The risk of PTSD and depression after an airplane crash and its potential association with physical injury: A longitudinal study

Injury. 2016 Jan;47(1):250-6. doi: 10.1016/j.injury.2015.07.005. Epub 2015 Jul 13.

Abstract

In 2009, a commercial airplane crashed near Amsterdam. This longitudinal study aims to investigate (1) the proportion of survivors of the airplane crash showing a probable posttraumatic stress disorders (PTSD) or depressive disorder, and (2) whether symptoms of PTSD and depression were predicted by trauma characteristics. Identifying these trauma characteristics is crucial for early detection and treatment. Of the 121 adult survivors, 82 participated in this study 2 months after the crash and 76 participated 9 months after the crash. Risk for PTSD and depression was measured with the self-report instruments Trauma Screening Questionnaire and Patient Health Questionnaire-2. Trauma characteristics assessed were Injury Severity Score (ISS), hospitalisation, length of hospital stay, and seating position in the plane. Two months after the crash, 32 participants (of N=70, 46%) were at risk for PTSD and 28 (of N=80, 32%) were at risk for depression. Nine months after the crash, 35 participants (of N=75, 47%) were at risk for PTSD and 24 (of N=76, 35%) were at risk for depression. There was a moderate correlation between length of hospital stay and symptoms of PTSD and depression 9 months after the crash (r=.33 and r=.45, respectively). There were no differences in seating position between participants at high risk vs. participants at low risk for PTSD or depression. Mixed design ANOVAs showed also no association between the course of symptoms of PTSD and depression 2 and 9 months after the crash and ISS or hospitalisation. This suggests that health care providers need to be aware that survivors may be at risk for PTSD or depression, regardless of the objective severity of their physical injuries.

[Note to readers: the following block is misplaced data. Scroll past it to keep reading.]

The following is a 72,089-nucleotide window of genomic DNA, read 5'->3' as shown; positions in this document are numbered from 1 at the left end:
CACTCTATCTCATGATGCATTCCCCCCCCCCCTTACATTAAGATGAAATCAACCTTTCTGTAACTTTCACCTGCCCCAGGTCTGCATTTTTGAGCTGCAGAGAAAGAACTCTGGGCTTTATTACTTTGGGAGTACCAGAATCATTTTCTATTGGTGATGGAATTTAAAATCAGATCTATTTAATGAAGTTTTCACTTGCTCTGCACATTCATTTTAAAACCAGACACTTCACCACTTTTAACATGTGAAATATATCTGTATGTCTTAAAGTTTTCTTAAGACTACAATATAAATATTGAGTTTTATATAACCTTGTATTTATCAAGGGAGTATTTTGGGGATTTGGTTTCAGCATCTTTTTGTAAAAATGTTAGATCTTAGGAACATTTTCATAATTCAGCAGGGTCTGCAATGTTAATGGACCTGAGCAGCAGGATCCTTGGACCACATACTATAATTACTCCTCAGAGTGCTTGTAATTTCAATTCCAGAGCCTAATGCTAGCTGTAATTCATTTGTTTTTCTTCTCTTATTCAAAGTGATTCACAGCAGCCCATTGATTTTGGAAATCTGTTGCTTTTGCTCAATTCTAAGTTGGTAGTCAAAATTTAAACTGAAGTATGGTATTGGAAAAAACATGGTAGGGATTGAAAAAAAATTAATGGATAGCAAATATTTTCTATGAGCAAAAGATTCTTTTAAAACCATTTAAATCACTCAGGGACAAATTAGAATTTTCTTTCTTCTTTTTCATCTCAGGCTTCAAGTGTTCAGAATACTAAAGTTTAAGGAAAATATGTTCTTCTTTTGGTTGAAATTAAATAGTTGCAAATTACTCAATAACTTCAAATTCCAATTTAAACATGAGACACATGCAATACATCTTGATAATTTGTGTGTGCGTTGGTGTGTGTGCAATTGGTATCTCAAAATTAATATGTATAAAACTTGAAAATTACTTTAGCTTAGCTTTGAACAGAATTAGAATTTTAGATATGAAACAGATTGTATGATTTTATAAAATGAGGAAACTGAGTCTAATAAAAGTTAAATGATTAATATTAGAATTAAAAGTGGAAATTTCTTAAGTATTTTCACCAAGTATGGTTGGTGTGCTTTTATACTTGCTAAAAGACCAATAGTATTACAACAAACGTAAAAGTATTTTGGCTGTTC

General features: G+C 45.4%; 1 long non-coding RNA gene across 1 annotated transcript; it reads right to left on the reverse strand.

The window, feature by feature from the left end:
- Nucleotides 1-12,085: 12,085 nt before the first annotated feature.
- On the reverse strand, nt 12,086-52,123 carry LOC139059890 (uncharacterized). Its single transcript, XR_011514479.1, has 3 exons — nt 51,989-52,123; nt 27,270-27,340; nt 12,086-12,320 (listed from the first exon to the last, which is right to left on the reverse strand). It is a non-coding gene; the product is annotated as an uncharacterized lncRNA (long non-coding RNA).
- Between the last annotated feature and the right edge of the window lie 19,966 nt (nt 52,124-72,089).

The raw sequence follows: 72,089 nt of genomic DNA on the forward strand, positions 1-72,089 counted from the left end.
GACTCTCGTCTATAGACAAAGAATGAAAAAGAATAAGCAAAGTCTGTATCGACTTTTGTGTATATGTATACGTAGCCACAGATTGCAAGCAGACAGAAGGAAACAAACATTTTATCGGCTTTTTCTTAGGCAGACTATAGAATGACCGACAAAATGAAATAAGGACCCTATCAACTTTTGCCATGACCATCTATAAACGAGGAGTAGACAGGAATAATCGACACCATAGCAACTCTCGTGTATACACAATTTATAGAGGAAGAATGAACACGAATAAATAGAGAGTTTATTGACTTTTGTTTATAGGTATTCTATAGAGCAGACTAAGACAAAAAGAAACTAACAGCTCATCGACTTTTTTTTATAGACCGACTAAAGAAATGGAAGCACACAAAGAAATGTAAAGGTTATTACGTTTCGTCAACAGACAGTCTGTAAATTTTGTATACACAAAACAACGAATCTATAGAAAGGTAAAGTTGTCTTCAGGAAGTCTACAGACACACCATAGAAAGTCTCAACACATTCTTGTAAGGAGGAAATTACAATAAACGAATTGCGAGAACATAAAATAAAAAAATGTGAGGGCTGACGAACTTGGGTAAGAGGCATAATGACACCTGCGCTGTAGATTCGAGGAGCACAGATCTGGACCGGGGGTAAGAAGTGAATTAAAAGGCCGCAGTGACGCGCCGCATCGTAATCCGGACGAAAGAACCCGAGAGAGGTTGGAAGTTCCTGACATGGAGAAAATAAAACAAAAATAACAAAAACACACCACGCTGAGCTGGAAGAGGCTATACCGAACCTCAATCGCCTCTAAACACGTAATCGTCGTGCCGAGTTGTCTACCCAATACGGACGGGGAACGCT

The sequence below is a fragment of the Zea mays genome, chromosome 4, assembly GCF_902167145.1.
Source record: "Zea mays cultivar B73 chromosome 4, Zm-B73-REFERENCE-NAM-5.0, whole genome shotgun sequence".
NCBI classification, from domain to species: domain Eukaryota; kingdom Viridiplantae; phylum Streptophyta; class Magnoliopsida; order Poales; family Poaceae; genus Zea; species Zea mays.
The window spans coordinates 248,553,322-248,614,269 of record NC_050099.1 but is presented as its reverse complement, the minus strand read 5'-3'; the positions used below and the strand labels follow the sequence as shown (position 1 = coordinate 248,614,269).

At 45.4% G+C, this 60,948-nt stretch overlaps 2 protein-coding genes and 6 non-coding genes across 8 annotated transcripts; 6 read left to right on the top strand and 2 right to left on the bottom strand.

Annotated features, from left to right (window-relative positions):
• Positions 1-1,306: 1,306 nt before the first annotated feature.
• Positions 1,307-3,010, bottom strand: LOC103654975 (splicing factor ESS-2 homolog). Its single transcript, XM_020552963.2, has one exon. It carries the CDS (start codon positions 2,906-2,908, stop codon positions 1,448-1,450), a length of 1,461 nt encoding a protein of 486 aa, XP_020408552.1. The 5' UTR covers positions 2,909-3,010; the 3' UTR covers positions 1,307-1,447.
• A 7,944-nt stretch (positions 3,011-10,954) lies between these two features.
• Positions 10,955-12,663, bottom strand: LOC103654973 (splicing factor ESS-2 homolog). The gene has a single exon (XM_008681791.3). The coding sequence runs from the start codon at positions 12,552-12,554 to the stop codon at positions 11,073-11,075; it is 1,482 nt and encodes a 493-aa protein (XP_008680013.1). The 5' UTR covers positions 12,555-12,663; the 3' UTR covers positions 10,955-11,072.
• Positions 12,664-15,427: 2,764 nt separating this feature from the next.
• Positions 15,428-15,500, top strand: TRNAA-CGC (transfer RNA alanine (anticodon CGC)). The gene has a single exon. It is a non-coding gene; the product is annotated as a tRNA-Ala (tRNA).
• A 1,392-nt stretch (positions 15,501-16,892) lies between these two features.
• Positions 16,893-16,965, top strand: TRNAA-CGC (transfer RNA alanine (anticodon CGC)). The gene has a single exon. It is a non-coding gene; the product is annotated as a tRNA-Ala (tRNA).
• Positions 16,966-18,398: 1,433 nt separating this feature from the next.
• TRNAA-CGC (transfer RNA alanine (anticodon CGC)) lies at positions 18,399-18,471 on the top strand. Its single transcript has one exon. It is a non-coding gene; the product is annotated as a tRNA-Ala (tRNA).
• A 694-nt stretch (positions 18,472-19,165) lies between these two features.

Keywords: Airplane crash; Depression; Hospitalisation; Injury severity; Longitudinal study; Post-traumatic stress disorder (PTSD).

Publication types

  • Research Support, Non-U.S. Gov't

MeSH terms

  • Accidents, Aviation / psychology*
  • Accidents, Aviation / statistics & numerical data
  • Depression / epidemiology
  • Depression / etiology
  • Depression / psychology*
  • Disabled Persons / psychology*
  • Disabled Persons / statistics & numerical data
  • Female
  • Hospitalization / statistics & numerical data
  • Humans
  • Longitudinal Studies
  • Male
  • Netherlands / epidemiology
  • Patient Acceptance of Health Care / psychology*
  • Risk Factors
  • Stress Disorders, Post-Traumatic / epidemiology
  • Stress Disorders, Post-Traumatic / etiology
  • Stress Disorders, Post-Traumatic / psychology*
  • Survivors / psychology*
  • Survivors / statistics & numerical data
  • Wounds and Injuries / epidemiology
  • Wounds and Injuries / psychology*